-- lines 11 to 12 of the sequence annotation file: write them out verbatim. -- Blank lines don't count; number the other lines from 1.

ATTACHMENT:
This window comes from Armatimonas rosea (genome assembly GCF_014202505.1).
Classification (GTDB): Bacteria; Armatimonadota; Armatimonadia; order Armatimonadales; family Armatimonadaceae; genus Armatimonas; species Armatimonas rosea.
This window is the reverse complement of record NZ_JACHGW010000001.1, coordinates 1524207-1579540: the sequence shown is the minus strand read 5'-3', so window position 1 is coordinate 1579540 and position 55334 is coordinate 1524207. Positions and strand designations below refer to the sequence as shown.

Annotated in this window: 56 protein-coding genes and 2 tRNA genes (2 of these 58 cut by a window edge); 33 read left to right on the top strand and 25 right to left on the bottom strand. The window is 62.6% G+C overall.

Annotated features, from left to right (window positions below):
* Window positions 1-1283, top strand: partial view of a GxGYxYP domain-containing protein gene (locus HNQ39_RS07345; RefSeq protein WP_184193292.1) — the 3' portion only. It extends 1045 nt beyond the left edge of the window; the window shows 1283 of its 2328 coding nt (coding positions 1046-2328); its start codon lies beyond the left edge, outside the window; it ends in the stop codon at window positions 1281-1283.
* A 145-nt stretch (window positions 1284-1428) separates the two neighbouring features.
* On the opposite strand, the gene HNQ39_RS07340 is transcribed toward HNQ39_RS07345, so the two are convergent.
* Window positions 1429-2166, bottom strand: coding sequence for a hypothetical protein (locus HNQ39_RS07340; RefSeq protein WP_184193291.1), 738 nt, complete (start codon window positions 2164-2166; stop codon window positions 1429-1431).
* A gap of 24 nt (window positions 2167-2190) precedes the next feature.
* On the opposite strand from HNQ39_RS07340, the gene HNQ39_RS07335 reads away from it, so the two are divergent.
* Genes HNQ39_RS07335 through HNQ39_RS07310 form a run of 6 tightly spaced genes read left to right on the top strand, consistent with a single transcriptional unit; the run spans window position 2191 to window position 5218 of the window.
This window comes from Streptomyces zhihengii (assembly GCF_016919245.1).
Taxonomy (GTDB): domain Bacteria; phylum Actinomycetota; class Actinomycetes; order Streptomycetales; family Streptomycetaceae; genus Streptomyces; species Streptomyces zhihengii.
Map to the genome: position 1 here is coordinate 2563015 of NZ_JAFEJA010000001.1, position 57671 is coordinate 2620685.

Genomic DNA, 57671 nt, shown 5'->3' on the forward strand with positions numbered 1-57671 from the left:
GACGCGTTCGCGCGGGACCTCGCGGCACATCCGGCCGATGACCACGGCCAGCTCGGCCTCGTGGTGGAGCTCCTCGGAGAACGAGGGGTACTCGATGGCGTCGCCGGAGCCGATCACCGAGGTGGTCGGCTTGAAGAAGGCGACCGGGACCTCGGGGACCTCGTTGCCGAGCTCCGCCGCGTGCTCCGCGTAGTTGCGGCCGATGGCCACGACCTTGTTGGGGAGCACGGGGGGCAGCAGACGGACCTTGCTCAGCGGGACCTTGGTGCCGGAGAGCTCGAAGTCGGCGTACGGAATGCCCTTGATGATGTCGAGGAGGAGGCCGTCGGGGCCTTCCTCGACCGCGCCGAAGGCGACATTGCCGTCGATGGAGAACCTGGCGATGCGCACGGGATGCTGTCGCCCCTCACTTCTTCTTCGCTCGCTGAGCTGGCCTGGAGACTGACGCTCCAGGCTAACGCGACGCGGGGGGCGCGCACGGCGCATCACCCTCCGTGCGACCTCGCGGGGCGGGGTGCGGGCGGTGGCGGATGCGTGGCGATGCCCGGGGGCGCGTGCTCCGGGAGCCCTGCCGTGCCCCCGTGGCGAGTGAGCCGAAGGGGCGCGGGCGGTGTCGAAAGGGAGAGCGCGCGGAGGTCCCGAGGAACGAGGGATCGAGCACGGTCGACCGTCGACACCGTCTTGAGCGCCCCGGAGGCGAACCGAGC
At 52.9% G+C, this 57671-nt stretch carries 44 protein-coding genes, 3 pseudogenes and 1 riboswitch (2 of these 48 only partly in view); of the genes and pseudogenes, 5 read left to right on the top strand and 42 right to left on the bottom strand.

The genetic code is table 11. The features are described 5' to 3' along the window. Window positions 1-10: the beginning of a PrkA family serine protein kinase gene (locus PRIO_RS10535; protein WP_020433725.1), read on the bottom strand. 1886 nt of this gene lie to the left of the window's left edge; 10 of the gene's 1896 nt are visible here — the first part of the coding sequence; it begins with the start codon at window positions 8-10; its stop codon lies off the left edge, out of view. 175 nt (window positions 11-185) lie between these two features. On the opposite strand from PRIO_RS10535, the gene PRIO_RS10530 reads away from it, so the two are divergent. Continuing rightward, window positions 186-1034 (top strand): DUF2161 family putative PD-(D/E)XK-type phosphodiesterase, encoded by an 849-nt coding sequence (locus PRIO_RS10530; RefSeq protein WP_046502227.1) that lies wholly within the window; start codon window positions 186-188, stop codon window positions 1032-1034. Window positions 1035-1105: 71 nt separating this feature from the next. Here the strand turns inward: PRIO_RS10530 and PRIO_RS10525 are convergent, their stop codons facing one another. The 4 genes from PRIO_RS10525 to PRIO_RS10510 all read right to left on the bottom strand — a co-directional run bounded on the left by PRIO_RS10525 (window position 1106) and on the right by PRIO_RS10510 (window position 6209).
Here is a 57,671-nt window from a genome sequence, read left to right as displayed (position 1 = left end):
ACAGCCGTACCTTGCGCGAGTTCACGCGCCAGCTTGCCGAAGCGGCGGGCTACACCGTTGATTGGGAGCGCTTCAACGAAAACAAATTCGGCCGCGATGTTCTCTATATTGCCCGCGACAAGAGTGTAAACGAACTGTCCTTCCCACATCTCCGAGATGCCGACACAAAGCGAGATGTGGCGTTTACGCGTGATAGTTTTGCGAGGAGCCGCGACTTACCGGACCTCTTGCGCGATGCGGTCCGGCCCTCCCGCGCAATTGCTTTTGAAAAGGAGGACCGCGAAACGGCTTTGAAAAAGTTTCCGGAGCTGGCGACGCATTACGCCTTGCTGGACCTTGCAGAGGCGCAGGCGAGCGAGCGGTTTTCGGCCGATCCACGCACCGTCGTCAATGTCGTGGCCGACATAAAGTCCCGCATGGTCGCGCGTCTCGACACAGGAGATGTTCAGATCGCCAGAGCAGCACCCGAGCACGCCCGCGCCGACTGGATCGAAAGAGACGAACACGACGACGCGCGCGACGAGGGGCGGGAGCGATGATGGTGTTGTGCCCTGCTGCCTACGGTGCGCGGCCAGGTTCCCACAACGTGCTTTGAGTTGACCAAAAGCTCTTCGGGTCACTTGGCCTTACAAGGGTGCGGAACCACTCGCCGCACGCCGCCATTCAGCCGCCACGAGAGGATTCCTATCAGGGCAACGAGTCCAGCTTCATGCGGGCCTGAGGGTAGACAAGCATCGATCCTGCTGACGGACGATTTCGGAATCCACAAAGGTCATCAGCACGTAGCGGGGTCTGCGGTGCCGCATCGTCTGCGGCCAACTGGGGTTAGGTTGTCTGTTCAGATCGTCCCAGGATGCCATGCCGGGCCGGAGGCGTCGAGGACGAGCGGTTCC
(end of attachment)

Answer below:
* On the opposite strand from HNQ39_RS07340, the gene HNQ39_RS07335 reads away from it, so the two are divergent.
* Genes HNQ39_RS07335 through HNQ39_RS07310 form a run of 6 tightly spaced genes read left to right on the top strand, consistent with a single transcriptional unit; the run spans window position 2191 to window position 5218 of the window.